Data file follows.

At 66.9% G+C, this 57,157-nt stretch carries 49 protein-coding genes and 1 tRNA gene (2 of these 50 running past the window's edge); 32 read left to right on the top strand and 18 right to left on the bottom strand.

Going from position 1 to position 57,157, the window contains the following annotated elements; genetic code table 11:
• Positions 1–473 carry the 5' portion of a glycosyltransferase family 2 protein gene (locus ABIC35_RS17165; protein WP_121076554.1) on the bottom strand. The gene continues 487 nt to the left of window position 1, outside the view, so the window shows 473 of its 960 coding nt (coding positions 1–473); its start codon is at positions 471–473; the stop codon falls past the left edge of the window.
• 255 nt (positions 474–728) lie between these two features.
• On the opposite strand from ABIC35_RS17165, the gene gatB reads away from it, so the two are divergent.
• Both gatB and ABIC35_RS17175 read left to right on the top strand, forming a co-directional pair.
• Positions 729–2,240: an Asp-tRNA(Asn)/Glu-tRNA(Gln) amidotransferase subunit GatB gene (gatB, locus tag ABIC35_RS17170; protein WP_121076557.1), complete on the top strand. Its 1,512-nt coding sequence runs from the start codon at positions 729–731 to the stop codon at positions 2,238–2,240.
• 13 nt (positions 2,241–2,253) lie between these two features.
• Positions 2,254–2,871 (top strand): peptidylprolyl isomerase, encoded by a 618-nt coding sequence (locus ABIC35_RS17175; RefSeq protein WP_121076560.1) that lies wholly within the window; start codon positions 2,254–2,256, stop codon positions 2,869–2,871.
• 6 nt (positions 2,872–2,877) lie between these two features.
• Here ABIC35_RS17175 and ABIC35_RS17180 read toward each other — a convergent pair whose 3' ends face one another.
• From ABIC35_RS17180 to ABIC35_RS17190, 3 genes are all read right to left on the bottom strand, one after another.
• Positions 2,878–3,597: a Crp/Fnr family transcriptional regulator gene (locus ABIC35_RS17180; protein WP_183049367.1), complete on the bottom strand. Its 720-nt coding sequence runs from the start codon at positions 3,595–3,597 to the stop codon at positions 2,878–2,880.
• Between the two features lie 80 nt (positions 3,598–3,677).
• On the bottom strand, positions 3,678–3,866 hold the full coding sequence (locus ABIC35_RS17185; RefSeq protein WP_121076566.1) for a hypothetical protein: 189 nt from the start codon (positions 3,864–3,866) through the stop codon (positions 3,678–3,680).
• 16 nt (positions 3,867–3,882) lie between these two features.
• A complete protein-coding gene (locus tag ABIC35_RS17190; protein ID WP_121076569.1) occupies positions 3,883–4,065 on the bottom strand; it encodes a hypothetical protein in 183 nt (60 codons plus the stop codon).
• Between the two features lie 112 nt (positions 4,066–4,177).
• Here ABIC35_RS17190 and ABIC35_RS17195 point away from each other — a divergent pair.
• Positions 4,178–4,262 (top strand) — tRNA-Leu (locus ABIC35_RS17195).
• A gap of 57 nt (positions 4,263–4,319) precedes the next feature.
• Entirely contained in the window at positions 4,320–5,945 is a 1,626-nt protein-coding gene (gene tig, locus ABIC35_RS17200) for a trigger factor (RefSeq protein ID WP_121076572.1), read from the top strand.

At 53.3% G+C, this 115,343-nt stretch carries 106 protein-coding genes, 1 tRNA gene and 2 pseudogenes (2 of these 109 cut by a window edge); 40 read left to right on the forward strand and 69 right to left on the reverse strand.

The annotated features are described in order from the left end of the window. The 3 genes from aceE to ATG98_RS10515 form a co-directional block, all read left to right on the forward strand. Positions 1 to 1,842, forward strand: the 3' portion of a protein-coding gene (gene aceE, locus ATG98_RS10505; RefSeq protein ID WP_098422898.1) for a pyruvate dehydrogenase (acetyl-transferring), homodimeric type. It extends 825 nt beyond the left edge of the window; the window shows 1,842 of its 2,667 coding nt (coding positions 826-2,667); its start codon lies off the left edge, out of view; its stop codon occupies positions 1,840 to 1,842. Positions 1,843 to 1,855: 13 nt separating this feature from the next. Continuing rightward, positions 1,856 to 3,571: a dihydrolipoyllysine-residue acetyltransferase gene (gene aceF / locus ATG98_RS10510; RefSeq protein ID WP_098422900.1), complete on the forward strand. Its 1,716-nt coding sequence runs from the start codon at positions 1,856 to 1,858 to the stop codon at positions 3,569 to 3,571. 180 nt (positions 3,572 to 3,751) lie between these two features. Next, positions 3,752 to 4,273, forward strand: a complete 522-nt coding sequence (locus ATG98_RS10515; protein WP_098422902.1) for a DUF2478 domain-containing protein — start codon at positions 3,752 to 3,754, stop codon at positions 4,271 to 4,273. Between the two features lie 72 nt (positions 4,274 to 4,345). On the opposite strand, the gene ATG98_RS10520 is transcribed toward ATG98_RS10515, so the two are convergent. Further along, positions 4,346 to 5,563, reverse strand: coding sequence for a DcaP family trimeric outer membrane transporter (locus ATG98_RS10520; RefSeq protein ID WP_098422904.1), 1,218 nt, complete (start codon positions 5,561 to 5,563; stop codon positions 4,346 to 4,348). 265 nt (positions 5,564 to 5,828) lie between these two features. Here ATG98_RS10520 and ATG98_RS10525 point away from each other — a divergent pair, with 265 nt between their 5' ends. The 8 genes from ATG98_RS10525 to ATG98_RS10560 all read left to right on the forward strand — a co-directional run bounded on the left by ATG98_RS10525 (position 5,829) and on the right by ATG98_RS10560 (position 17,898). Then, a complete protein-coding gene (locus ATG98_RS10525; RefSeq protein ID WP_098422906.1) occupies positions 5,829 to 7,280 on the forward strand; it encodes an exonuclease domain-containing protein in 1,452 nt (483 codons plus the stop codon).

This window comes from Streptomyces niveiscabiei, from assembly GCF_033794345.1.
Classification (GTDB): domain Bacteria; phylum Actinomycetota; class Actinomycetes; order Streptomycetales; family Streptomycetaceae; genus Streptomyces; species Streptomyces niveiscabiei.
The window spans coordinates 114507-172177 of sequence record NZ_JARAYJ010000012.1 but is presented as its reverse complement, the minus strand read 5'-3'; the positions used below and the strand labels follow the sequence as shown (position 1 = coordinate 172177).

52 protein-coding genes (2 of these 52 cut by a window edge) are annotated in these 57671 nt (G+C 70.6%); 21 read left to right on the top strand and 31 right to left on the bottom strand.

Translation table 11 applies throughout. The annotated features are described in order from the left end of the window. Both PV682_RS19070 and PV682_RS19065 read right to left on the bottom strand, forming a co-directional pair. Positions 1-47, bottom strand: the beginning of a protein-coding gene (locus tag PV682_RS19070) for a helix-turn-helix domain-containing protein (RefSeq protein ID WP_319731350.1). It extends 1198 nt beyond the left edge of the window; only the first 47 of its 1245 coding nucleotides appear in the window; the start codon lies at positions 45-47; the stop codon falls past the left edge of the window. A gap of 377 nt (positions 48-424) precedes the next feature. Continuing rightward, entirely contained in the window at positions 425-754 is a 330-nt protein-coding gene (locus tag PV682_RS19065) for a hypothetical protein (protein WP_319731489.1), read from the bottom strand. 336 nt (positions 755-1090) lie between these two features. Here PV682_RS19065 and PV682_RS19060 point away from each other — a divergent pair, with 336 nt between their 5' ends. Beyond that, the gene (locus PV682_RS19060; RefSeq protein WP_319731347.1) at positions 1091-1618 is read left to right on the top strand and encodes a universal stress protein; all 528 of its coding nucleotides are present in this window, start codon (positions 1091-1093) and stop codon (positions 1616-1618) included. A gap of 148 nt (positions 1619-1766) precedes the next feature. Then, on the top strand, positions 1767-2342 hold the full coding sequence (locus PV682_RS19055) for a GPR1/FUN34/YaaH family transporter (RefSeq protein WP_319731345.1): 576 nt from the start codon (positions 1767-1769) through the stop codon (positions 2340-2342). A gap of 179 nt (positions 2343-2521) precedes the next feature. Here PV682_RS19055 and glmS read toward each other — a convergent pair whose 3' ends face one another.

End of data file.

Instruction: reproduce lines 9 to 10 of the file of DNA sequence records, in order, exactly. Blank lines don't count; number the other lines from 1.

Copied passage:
• Positions 2,254–2,871 (top strand): peptidylprolyl isomerase, encoded by a 618-nt coding sequence (locus ABIC35_RS17175; RefSeq protein WP_121076560.1) that lies wholly within the window; start codon positions 2,254–2,256, stop codon positions 2,869–2,871.
• 6 nt (positions 2,872–2,877) lie between these two features.